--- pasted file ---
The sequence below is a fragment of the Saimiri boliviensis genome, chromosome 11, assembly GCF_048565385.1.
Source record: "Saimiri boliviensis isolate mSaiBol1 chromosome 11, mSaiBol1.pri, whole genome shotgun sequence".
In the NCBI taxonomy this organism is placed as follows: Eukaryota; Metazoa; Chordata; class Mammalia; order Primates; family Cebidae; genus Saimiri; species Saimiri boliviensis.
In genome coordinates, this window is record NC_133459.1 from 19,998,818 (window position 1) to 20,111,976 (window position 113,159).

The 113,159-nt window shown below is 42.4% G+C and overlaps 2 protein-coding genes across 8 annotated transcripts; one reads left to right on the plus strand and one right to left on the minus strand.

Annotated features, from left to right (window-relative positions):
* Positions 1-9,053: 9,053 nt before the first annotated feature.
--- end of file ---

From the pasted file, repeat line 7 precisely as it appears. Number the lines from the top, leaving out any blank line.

* Positions 1-9,053: 9,053 nt before the first annotated feature.